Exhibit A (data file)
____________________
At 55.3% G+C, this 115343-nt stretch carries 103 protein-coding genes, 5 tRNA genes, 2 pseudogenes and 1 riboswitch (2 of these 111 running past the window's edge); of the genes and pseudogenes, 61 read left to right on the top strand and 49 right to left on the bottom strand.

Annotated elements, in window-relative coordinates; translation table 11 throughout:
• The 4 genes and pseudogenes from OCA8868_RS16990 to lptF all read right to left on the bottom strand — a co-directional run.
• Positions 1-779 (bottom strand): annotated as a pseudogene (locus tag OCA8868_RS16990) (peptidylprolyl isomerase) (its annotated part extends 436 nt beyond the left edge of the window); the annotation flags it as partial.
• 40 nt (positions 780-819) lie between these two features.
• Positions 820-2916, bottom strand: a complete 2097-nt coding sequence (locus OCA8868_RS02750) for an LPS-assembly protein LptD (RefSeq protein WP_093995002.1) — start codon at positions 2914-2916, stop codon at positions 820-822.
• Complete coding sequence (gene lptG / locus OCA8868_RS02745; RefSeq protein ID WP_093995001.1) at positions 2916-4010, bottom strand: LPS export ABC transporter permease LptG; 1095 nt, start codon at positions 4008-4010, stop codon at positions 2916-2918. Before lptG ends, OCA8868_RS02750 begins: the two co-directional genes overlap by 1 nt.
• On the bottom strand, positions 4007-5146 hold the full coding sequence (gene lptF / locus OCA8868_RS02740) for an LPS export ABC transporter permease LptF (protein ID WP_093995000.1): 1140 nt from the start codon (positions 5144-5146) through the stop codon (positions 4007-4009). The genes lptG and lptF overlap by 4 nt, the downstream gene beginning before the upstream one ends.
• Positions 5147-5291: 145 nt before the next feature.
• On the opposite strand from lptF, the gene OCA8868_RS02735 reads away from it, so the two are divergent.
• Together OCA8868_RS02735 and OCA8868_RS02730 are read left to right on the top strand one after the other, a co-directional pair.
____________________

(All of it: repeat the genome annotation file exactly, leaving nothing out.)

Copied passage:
At 55.3% G+C, this 115343-nt stretch carries 103 protein-coding genes, 5 tRNA genes, 2 pseudogenes and 1 riboswitch (2 of these 111 running past the window's edge); of the genes and pseudogenes, 61 read left to right on the top strand and 49 right to left on the bottom strand.

Annotated elements, in window-relative coordinates; translation table 11 throughout:
• The 4 genes and pseudogenes from OCA8868_RS16990 to lptF all read right to left on the bottom strand — a co-directional run.
• Positions 1-779 (bottom strand): annotated as a pseudogene (locus tag OCA8868_RS16990) (peptidylprolyl isomerase) (its annotated part extends 436 nt beyond the left edge of the window); the annotation flags it as partial.
• 40 nt (positions 780-819) lie between these two features.
• Positions 820-2916, bottom strand: a complete 2097-nt coding sequence (locus OCA8868_RS02750) for an LPS-assembly protein LptD (RefSeq protein WP_093995002.1) — start codon at positions 2914-2916, stop codon at positions 820-822.
• Complete coding sequence (gene lptG / locus OCA8868_RS02745; RefSeq protein ID WP_093995001.1) at positions 2916-4010, bottom strand: LPS export ABC transporter permease LptG; 1095 nt, start codon at positions 4008-4010, stop codon at positions 2916-2918. Before lptG ends, OCA8868_RS02750 begins: the two co-directional genes overlap by 1 nt.
• On the bottom strand, positions 4007-5146 hold the full coding sequence (gene lptF / locus OCA8868_RS02740) for an LPS export ABC transporter permease LptF (protein ID WP_093995000.1): 1140 nt from the start codon (positions 5144-5146) through the stop codon (positions 4007-4009). The genes lptG and lptF overlap by 4 nt, the downstream gene beginning before the upstream one ends.
• Positions 5147-5291: 145 nt before the next feature.
• On the opposite strand from lptF, the gene OCA8868_RS02735 reads away from it, so the two are divergent.
• Together OCA8868_RS02735 and OCA8868_RS02730 are read left to right on the top strand one after the other, a co-directional pair.